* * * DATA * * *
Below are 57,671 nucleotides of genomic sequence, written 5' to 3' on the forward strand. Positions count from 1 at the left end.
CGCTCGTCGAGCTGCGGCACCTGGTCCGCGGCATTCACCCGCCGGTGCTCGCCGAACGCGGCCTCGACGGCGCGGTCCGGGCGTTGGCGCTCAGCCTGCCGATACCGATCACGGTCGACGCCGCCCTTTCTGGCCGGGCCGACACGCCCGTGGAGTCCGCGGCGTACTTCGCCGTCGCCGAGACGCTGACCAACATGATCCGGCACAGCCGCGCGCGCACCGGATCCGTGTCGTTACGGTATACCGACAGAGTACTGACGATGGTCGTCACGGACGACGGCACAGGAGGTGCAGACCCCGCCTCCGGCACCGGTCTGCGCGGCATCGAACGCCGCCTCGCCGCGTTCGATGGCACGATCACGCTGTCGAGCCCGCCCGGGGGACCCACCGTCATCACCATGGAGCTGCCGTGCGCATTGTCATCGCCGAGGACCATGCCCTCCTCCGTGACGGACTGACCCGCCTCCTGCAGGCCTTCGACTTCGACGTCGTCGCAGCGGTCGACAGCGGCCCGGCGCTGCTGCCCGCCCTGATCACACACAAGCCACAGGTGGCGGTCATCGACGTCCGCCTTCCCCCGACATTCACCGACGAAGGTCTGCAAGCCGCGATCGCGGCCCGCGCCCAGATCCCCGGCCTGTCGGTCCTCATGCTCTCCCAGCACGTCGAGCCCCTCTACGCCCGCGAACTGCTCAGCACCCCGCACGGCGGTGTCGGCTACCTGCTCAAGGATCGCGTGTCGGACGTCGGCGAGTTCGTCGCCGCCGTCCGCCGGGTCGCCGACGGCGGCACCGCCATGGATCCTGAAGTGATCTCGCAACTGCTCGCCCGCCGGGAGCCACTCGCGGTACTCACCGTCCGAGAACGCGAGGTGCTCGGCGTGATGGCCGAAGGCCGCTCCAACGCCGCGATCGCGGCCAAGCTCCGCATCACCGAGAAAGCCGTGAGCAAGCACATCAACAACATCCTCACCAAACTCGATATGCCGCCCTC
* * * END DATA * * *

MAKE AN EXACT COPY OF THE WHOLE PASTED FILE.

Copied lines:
Below are 57,671 nucleotides of genomic sequence, written 5' to 3' on the forward strand. Positions count from 1 at the left end.
CGCTCGTCGAGCTGCGGCACCTGGTCCGCGGCATTCACCCGCCGGTGCTCGCCGAACGCGGCCTCGACGGCGCGGTCCGGGCGTTGGCGCTCAGCCTGCCGATACCGATCACGGTCGACGCCGCCCTTTCTGGCCGGGCCGACACGCCCGTGGAGTCCGCGGCGTACTTCGCCGTCGCCGAGACGCTGACCAACATGATCCGGCACAGCCGCGCGCGCACCGGATCCGTGTCGTTACGGTATACCGACAGAGTACTGACGATGGTCGTCACGGACGACGGCACAGGAGGTGCAGACCCCGCCTCCGGCACCGGTCTGCGCGGCATCGAACGCCGCCTCGCCGCGTTCGATGGCACGATCACGCTGTCGAGCCCGCCCGGGGGACCCACCGTCATCACCATGGAGCTGCCGTGCGCATTGTCATCGCCGAGGACCATGCCCTCCTCCGTGACGGACTGACCCGCCTCCTGCAGGCCTTCGACTTCGACGTCGTCGCAGCGGTCGACAGCGGCCCGGCGCTGCTGCCCGCCCTGATCACACACAAGCCACAGGTGGCGGTCATCGACGTCCGCCTTCCCCCGACATTCACCGACGAAGGTCTGCAAGCCGCGATCGCGGCCCGCGCCCAGATCCCCGGCCTGTCGGTCCTCATGCTCTCCCAGCACGTCGAGCCCCTCTACGCCCGCGAACTGCTCAGCACCCCGCACGGCGGTGTCGGCTACCTGCTCAAGGATCGCGTGTCGGACGTCGGCGAGTTCGTCGCCGCCGTCCGCCGGGTCGCCGACGGCGGCACCGCCATGGATCCTGAAGTGATCTCGCAACTGCTCGCCCGCCGGGAGCCACTCGCGGTACTCACCGTCCGAGAACGCGAGGTGCTCGGCGTGATGGCCGAAGGCCGCTCCAACGCCGCGATCGCGGCCAAGCTCCGCATCACCGAGAAAGCCGTGAGCAAGCACATCAACAACATCCTCACCAAACTCGATATGCCGCCCTC